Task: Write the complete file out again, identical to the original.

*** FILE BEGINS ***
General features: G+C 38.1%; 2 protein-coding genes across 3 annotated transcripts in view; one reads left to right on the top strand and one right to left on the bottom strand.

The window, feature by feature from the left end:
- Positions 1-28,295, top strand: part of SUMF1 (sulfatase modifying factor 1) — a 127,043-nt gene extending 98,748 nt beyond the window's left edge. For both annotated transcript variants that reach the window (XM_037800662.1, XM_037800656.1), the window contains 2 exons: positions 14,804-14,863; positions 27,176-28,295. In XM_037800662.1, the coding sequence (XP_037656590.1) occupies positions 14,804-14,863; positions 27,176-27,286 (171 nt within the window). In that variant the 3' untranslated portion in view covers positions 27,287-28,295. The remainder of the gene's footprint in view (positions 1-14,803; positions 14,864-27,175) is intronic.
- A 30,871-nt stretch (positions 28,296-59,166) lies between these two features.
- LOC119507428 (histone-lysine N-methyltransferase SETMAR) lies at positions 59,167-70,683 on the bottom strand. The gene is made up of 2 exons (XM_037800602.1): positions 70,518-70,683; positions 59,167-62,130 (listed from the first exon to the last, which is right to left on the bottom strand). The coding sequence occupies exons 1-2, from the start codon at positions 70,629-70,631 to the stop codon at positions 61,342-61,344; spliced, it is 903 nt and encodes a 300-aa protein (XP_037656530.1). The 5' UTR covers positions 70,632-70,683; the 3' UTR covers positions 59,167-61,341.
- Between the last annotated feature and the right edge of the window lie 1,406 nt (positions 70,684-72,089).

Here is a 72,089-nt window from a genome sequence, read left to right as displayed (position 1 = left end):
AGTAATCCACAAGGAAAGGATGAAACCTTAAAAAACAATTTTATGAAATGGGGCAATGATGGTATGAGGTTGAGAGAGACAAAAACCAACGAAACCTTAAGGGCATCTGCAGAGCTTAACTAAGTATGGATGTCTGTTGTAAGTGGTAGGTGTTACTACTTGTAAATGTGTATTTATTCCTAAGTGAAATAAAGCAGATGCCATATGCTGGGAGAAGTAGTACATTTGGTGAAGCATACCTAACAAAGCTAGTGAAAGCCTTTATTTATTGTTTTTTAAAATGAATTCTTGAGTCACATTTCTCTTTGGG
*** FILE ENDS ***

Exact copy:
General features: G+C 38.1%; 2 protein-coding genes across 3 annotated transcripts in view; one reads left to right on the top strand and one right to left on the bottom strand.

The window, feature by feature from the left end:
- Positions 1-28,295, top strand: part of SUMF1 (sulfatase modifying factor 1) — a 127,043-nt gene extending 98,748 nt beyond the window's left edge. For both annotated transcript variants that reach the window (XM_037800662.1, XM_037800656.1), the window contains 2 exons: positions 14,804-14,863; positions 27,176-28,295. In XM_037800662.1, the coding sequence (XP_037656590.1) occupies positions 14,804-14,863; positions 27,176-27,286 (171 nt within the window). In that variant the 3' untranslated portion in view covers positions 27,287-28,295. The remainder of the gene's footprint in view (positions 1-14,803; positions 14,864-27,175) is intronic.
- A 30,871-nt stretch (positions 28,296-59,166) lies between these two features.
- LOC119507428 (histone-lysine N-methyltransferase SETMAR) lies at positions 59,167-70,683 on the bottom strand. The gene is made up of 2 exons (XM_037800602.1): positions 70,518-70,683; positions 59,167-62,130 (listed from the first exon to the last, which is right to left on the bottom strand). The coding sequence occupies exons 1-2, from the start codon at positions 70,629-70,631 to the stop codon at positions 61,342-61,344; spliced, it is 903 nt and encodes a 300-aa protein (XP_037656530.1). The 5' UTR covers positions 70,632-70,683; the 3' UTR covers positions 59,167-61,341.
- Between the last annotated feature and the right edge of the window lie 1,406 nt (positions 70,684-72,089).

Here is a 72,089-nt window from a genome sequence, read left to right as displayed (position 1 = left end):
AGTAATCCACAAGGAAAGGATGAAACCTTAAAAAACAATTTTATGAAATGGGGCAATGATGGTATGAGGTTGAGAGAGACAAAAACCAACGAAACCTTAAGGGCATCTGCAGAGCTTAACTAAGTATGGATGTCTGTTGTAAGTGGTAGGTGTTACTACTTGTAAATGTGTATTTATTCCTAAGTGAAATAAAGCAGATGCCATATGCTGGGAGAAGTAGTACATTTGGTGAAGCATACCTAACAAAGCTAGTGAAAGCCTTTATTTATTGTTTTTTAAAATGAATTCTTGAGTCACATTTCTCTTTGGG